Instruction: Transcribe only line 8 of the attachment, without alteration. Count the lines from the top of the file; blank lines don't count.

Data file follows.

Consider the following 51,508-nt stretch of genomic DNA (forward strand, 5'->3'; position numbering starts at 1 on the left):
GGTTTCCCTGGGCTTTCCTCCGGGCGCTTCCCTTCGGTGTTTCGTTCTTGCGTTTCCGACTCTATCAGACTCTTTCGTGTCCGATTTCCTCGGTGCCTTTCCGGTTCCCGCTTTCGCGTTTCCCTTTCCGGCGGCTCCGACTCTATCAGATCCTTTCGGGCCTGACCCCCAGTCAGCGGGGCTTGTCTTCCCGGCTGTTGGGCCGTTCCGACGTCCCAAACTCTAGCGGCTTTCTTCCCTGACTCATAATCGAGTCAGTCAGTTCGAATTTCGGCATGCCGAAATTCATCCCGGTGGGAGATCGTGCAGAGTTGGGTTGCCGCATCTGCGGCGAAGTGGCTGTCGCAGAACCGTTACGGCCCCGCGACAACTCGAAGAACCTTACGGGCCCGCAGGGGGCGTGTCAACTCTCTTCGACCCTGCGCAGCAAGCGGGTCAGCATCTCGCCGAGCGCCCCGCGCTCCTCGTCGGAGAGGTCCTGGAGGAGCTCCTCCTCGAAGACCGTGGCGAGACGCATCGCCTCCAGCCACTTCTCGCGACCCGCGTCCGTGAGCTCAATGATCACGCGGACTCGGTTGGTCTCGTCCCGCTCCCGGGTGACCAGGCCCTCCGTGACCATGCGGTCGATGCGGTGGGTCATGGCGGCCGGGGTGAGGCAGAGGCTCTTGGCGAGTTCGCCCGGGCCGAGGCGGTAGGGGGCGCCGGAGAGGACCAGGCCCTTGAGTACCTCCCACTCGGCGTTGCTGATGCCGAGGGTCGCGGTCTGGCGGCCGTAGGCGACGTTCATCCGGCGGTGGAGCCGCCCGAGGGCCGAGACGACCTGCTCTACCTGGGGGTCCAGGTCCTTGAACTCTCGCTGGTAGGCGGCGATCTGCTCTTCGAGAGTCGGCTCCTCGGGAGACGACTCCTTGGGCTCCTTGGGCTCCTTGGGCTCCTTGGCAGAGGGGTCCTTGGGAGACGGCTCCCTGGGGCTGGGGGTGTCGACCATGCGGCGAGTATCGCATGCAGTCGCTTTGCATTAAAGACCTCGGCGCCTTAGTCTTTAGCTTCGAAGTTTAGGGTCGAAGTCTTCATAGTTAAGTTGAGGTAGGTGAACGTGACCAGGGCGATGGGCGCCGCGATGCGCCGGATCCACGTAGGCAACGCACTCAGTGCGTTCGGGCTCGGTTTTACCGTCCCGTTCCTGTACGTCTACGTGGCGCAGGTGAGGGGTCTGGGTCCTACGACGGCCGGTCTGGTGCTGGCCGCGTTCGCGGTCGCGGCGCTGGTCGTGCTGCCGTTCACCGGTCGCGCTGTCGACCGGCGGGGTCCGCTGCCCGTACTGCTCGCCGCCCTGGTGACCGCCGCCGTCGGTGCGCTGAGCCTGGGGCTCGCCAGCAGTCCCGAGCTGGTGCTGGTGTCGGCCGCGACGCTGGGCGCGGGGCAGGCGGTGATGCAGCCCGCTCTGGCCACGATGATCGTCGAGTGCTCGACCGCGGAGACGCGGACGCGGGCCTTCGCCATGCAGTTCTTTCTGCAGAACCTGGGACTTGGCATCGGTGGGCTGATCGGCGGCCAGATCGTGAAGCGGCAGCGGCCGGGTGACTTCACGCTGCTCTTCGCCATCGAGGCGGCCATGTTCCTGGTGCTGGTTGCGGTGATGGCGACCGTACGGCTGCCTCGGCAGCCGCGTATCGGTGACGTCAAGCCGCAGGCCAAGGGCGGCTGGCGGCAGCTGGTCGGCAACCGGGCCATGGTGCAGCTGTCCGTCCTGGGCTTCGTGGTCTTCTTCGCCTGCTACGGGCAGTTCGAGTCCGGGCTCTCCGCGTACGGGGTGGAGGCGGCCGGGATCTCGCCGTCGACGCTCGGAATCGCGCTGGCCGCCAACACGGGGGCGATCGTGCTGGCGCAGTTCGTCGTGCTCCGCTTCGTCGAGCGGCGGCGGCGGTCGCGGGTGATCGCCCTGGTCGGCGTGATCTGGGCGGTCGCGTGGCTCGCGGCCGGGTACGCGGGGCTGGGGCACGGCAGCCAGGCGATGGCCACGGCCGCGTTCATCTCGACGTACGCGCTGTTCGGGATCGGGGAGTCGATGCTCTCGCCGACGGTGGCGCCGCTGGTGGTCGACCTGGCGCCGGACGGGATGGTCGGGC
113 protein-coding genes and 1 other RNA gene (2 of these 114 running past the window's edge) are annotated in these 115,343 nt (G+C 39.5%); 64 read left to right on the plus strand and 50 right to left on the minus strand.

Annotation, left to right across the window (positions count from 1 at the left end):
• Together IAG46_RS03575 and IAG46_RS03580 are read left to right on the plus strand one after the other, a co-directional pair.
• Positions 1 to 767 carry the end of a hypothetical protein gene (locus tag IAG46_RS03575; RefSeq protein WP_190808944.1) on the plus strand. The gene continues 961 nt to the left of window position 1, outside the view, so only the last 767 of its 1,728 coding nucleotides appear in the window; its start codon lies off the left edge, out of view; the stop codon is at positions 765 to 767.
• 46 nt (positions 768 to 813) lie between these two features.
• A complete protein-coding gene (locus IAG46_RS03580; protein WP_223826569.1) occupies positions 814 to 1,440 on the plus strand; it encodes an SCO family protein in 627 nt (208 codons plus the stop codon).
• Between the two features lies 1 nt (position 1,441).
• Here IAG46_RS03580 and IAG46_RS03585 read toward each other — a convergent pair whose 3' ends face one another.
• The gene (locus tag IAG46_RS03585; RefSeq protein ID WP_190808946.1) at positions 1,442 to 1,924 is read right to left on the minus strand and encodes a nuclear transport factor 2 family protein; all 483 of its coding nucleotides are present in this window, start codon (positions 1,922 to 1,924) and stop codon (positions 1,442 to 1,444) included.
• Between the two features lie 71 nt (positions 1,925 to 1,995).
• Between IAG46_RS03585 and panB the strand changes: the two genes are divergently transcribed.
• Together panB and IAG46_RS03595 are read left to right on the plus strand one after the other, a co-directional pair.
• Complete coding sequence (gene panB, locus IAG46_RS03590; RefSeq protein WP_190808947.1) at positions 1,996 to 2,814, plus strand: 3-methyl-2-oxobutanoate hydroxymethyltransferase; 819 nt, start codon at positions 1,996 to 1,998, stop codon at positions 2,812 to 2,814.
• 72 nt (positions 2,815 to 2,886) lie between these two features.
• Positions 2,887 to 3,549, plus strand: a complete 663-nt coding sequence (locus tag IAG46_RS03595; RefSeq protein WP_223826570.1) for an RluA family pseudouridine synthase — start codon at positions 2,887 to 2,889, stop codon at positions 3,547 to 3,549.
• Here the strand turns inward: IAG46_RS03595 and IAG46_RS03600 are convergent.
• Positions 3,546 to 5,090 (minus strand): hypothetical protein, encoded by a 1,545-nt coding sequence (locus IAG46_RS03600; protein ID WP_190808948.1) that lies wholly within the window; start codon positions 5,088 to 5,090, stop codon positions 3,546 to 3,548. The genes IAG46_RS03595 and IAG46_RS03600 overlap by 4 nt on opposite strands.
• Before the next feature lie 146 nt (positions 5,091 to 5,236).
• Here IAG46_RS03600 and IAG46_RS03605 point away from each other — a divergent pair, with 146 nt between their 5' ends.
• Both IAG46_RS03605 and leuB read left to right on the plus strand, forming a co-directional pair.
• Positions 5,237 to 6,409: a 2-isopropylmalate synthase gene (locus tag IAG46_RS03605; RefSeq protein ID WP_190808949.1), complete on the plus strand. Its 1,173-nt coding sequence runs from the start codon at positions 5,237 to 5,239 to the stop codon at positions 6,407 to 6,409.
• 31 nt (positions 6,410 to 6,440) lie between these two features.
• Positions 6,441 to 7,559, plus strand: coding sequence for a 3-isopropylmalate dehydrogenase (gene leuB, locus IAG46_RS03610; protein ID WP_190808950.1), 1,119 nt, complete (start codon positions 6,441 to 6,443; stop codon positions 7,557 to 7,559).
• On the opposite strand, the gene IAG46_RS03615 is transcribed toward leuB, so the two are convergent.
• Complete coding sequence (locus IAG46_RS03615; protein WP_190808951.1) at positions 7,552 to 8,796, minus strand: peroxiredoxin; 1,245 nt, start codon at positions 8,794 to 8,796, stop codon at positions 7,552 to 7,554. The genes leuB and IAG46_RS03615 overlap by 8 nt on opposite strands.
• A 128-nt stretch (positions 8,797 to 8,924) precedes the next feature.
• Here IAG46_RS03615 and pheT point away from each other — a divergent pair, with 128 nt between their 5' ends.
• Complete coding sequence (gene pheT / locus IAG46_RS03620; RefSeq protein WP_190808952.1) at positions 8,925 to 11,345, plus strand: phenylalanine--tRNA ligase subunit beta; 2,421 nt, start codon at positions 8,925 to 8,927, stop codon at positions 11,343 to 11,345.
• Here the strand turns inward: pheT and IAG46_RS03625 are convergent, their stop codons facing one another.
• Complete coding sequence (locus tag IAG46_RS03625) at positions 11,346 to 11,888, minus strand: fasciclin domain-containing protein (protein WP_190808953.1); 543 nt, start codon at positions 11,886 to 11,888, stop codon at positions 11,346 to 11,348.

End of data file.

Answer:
• A complete protein-coding gene (locus IAG46_RS03580; protein WP_223826569.1) occupies positions 814 to 1,440 on the plus strand; it encodes an SCO family protein in 627 nt (208 codons plus the stop codon).